WWI Victory Parade

Parade of marching soldiers surrounded by spectators on city streets lined with tall buildings.

Photo by Leslie R. Jones / Courtesy of the @bplboston Boston Public Library, Leslie Jones Collection, 08_06_32064

Everybody loves a parade! On April 25, 1919, Boston welcomed the soldiers of the 26th (Yankee) Division back from a year of hard fighting on the front in France. It was the largest military parade in Boston’s history, with 20,000 soldiers marching or being driven in convertibles if they were wounded, and over a million people lining the streets on a rainy day.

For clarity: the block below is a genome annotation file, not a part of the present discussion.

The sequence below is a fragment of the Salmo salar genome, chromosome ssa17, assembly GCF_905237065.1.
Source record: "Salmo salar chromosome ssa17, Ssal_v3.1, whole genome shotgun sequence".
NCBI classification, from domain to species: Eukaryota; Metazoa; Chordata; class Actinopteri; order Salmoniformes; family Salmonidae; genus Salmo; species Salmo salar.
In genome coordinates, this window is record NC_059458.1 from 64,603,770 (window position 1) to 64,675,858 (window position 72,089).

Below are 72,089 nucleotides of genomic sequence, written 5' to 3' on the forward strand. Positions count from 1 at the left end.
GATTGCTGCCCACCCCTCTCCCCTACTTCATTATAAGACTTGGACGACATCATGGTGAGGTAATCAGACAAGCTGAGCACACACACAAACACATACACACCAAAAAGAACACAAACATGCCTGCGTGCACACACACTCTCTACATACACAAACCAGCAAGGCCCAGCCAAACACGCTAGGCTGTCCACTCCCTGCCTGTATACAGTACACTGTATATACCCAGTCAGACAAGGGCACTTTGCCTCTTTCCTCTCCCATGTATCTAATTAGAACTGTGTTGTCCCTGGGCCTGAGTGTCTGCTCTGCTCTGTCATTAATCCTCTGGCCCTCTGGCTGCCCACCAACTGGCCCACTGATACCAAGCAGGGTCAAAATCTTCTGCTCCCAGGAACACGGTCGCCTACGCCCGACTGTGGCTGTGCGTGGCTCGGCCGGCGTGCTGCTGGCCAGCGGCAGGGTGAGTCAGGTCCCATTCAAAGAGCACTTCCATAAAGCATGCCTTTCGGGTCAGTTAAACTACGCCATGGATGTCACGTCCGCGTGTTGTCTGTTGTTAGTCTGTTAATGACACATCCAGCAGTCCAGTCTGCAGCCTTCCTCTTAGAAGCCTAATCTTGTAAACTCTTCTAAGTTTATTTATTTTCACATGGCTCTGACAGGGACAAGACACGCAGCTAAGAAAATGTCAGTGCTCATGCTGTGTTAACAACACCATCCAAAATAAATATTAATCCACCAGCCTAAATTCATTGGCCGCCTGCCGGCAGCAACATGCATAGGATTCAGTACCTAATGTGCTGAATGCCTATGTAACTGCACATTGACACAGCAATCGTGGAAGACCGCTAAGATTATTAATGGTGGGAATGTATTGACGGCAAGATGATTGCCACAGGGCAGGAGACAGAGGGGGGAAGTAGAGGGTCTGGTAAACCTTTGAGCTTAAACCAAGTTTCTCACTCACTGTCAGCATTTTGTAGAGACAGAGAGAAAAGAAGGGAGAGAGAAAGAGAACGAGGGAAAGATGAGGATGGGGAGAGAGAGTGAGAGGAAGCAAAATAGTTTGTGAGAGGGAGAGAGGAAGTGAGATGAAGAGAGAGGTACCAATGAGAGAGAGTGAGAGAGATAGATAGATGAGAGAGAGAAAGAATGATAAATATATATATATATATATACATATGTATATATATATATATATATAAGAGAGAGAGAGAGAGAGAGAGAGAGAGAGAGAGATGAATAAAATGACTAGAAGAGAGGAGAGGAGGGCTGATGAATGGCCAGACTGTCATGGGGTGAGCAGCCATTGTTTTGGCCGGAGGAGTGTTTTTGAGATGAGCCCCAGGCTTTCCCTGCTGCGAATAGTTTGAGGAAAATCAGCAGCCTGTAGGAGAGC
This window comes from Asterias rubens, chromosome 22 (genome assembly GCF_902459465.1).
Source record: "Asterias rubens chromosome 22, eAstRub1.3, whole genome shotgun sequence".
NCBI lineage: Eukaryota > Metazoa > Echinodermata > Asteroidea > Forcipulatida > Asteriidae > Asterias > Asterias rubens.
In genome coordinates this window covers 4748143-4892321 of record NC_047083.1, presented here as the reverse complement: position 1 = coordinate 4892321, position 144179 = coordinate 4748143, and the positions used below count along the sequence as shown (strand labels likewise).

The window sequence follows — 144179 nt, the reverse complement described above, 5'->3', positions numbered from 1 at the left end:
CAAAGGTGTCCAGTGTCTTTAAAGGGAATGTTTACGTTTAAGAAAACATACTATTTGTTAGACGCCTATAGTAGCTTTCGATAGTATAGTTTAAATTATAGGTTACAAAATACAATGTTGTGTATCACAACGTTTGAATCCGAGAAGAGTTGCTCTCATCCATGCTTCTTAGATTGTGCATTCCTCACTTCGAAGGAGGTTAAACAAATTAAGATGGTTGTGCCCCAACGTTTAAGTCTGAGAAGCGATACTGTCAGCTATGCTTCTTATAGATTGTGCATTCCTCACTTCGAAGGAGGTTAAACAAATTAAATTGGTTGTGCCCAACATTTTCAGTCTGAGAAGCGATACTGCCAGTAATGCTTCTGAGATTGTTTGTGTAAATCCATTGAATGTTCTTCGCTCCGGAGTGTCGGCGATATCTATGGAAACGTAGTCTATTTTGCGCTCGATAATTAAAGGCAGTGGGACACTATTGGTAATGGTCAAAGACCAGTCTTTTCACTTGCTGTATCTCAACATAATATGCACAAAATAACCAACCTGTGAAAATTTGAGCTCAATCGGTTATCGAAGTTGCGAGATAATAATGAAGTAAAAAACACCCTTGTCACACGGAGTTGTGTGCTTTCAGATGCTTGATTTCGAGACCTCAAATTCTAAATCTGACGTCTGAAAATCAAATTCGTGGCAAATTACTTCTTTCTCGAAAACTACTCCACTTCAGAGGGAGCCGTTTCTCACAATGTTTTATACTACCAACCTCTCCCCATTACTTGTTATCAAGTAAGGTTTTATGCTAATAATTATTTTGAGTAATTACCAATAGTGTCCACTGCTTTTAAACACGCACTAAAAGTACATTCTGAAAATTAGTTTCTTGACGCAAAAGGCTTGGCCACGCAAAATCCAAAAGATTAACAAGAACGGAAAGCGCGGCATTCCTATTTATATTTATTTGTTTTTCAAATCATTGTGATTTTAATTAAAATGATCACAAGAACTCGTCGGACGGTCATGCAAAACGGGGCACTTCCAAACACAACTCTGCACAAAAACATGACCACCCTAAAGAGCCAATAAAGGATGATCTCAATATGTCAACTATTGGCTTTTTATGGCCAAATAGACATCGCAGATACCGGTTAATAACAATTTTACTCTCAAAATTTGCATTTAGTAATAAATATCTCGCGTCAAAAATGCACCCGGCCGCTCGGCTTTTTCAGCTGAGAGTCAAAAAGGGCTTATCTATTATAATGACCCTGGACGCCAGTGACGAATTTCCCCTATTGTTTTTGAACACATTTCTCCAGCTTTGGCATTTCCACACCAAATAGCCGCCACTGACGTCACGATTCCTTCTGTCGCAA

One newspaper printed a special program including songs “to be sung by everybody,” that included the words and music to “America,” (First sung in the Park Street Church, Boston, they noted), “Pack Up Your Troubles In Your Old Kit Bag,” and “When Johnny Comes Marching Home Again,” among many other popular songs of the day.

Boston would not see another parade as large for 84 years, until the Red Sox victory parade in 2004.

This photograph was taken as the parade came down Tremont Street by Boston Herald photographer Leslie R. Jones, and really captures both the size of the parade and the number of spectators lining the sidewalks.

Part of a series of articles titled Citizen Soldiers.

Salem Maritime National Historic Site

Last updated: June 28, 2022